Globalization can have the paradoxical effect of fostering intense localism and nativism, frightening people into taking refuge in small like-minded groups. Globalization also makes possible the widespread transmission of radical ideologies and the bringing together of fanatics who will stop at nothing in their quest for the perfect society. In the period before World War I, anarchists and revolutionary Socialists across Europe and North America read the same works and had the same aim: to overthrow the existing social order. The young Serbs who assassinated Archduke Franz Ferdinand of Austria at Sarajevo were inspired by Nietzsche and Bakunin, just as their Russian and French counterparts were.


The New Statseman | June 22, 2022

A new age of global war

Europe believed it had banished war for good. But Russia’s aggression in Ukraine shows we must prepare for armed conflict to become a tool of state power once more.

View full article here.

The Times | March 20, 2022

Russia sold Alaska to the US in 1867 — and it is still preying on Vladimir Putin’s mind

The war in Ukraine has brought decision-makers in Washington and Moscow closer to direct conflict than perhaps at any time since the Cuban missile crisis in 1962.

View full article here.


Foreign Affairs | March 29, 2022

Leadership at War

How Putin and Zelensky Have Defined the Ukrainian Conflict

View full article here.

The Globe and Mail | February 25, 2022

The war in Ukraine

Putin’s war on Ukraine has brought the past to the present, and made the future very uncertain

View full article here.


The Guardian | November 22, 2021

The big idea: is world government possible?

Today’s challenges transcend borders. Can history show us how to cooperate?

View full article here.

Toronto Star | March 24, 2020

My Mother’s House: An essay by Margaret MacMillan

The author of “Paris 1919” writes about a sedate neighbourhood of a dull, provincial and smug Toronto, a beloved house and and the amazing woman who ran it.

View full article here.


Chatham House: International Affairs | January 2019

1914 and 2014: should we be worried?

The outbreak of the First World War remains a great historical puzzle and a source of concern, for if we do not understand how it came about we run the risk of stumbling into a similar catastrophe.

View full article here.

Keynes and the Cost of Peace | October 31, 2018

A century after it was signed, the accepted view of the Treaty of Versailles remains that it was a gigantic mistake, so savage and vindictive that it drove the rise of Hitler and led directly to the Second World War. Germany, so it is argued, was deliberately and cruelly humiliated.

View full article here.


The Financial Times | July 08, 2016

Britain and Europe: The Ties that Bind

Is the English Channel a roadway or a barrier? Does it allow ideas, people and goods to flow back and forth within the same civilisation? Or is it rather the moat of an island fortress, a useful defence against enemies, unwanted visitors and unfair economic competition?

View full article here.

The Globe and Mail | June 24, 2016

Britons will enjoy their victory today. But tomorrow, the hangover will be fierce

As I watched UKIP leader Nigel Farage chortling in triumph, I was reminded of what the British humorist Peter Cook once said: that Britain was in danger of sinking giggling into the sea. In an act of unparalleled frivolity, a majority of the British public have just taken a giant step closer to that fate. They will enjoy their victory today, but they are going to wake up tomorrow with a massive hangover.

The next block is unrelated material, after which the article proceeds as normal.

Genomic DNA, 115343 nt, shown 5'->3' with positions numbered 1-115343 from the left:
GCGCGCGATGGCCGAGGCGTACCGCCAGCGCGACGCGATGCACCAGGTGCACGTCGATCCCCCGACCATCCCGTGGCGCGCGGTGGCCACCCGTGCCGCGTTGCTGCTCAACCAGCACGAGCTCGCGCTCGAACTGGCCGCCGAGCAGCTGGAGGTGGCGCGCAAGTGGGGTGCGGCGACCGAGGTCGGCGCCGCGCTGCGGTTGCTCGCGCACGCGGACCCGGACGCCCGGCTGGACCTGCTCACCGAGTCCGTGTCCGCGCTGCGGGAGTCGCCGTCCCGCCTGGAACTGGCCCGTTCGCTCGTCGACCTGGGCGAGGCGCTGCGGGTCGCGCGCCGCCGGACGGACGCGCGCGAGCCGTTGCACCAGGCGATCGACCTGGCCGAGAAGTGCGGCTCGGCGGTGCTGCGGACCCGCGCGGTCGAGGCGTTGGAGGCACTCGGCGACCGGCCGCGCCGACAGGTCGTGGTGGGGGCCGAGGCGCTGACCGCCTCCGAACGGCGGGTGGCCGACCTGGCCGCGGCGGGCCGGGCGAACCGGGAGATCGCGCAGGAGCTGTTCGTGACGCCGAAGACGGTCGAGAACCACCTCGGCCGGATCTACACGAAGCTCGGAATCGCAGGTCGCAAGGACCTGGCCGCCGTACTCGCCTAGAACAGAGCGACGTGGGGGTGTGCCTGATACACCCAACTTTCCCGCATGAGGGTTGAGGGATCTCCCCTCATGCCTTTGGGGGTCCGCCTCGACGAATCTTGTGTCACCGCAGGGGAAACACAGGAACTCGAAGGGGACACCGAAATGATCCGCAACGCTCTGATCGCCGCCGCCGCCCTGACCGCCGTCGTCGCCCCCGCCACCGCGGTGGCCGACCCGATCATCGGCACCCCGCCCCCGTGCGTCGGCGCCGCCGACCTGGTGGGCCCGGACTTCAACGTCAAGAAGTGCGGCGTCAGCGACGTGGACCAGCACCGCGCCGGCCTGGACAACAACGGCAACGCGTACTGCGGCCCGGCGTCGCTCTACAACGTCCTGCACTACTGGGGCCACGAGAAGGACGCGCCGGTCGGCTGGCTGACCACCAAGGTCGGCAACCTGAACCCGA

View full article here.


The Globe and Mail | June 27, 2014

The Archduke’s assassination came close to being just another killing

On a summer day 100 years ago today, two men crossed paths in Sarajevo. One was stout, middle-aged and powerful; the other undernourished, barely out of his teens and a non-entity

View full article here.

The Globe and Mail | June 27, 2014

Margaret MacMillan in Sarajevo, 100 years later

In Sarajevo, they have been getting ready for the centennial commemoration of the assassination of the Archduke Franz Ferdinand.

View full article here


The Wall Street Journal | June 20, 2014

World War I: The War That Changed Everything

World War I began 100 years ago this month, and in many ways, writes historian Margaret MacMillan, it remains the defining conflict of the modern era.

View full article here

The Guardian | January 10, 2014

First World War: 100 years on

The first world war centenary should be about shared understanding, not political point-scoring

View full article here.


The Independent | January 10, 2014

The Big Questions: Is immigration a threat? Is it wrong to make children kiss their grandparents?

Is Michael Gove right that our under-standing of the First World War has been hijacked by the left-wing pacifist agenda of Blackadder?

View full article here.

Financial Times | December 20, 2013

The 1914 Christmas armistice: a triumph for common humanity

We will be home by Christmas, the men had said, as they marched off to war in the summer of 1914.

View full article here.

The Rhyme of History: Lessons of the Great War

Picture from the Brooking Institute Essay

The Brookings Institute

This is the original essay that the New York Times article was based on (see above). The Brookings Institute essay examines the subject in greater depth and is accompanied by some wonderful illustrations.

1914: Day by Day

BBC Radio | 9th July

Margaret MacMillan chronicles the events leading up to the First World War. Each episode draws together newspaper accounts, diplomatic correspondence and private journals from the same day exactly one hundred years ago, giving a picture of the world in 1914 as it was experienced at the time.

BBC Radio

This link will take you to BBC Radio

The series tracks the development of the European crisis day by day, from the assassination of Archduke Franz Ferdinand through to the first week of the conflict. As well as the war, it gives an insight into the wider context of the world in 1914 including the threat of civil war in Ireland, the sensational trial of Madame Caillaux in France and the suffragettes' increasingly violent campaign for votes for women.

Back to top
Bottom Logo

Site Design: Steep Hill Productions